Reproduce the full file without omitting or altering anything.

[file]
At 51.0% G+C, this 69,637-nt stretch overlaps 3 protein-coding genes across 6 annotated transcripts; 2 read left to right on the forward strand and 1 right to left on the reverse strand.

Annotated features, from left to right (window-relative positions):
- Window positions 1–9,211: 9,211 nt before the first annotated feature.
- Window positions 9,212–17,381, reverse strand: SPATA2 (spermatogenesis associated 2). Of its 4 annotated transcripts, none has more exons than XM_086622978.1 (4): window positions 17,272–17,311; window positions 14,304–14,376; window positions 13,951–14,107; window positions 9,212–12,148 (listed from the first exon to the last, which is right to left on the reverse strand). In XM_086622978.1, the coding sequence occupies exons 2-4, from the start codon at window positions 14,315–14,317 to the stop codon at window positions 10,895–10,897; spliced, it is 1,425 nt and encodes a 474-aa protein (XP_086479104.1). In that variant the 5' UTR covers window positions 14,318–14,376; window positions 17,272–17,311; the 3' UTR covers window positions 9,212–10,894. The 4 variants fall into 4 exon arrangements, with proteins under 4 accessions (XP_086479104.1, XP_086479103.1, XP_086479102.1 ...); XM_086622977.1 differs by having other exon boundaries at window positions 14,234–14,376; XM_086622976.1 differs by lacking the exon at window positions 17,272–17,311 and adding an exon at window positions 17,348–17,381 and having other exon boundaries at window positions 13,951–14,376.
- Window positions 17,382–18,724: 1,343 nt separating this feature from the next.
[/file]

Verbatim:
At 51.0% G+C, this 69,637-nt stretch overlaps 3 protein-coding genes across 6 annotated transcripts; 2 read left to right on the forward strand and 1 right to left on the reverse strand.

Annotated features, from left to right (window-relative positions):
- Window positions 1–9,211: 9,211 nt before the first annotated feature.
- Window positions 9,212–17,381, reverse strand: SPATA2 (spermatogenesis associated 2). Of its 4 annotated transcripts, none has more exons than XM_086622978.1 (4): window positions 17,272–17,311; window positions 14,304–14,376; window positions 13,951–14,107; window positions 9,212–12,148 (listed from the first exon to the last, which is right to left on the reverse strand). In XM_086622978.1, the coding sequence occupies exons 2-4, from the start codon at window positions 14,315–14,317 to the stop codon at window positions 10,895–10,897; spliced, it is 1,425 nt and encodes a 474-aa protein (XP_086479104.1). In that variant the 5' UTR covers window positions 14,318–14,376; window positions 17,272–17,311; the 3' UTR covers window positions 9,212–10,894. The 4 variants fall into 4 exon arrangements, with proteins under 4 accessions (XP_086479104.1, XP_086479103.1, XP_086479102.1 ...); XM_086622977.1 differs by having other exon boundaries at window positions 14,234–14,376; XM_086622976.1 differs by lacking the exon at window positions 17,272–17,311 and adding an exon at window positions 17,348–17,381 and having other exon boundaries at window positions 13,951–14,376.
- Window positions 17,382–18,724: 1,343 nt separating this feature from the next.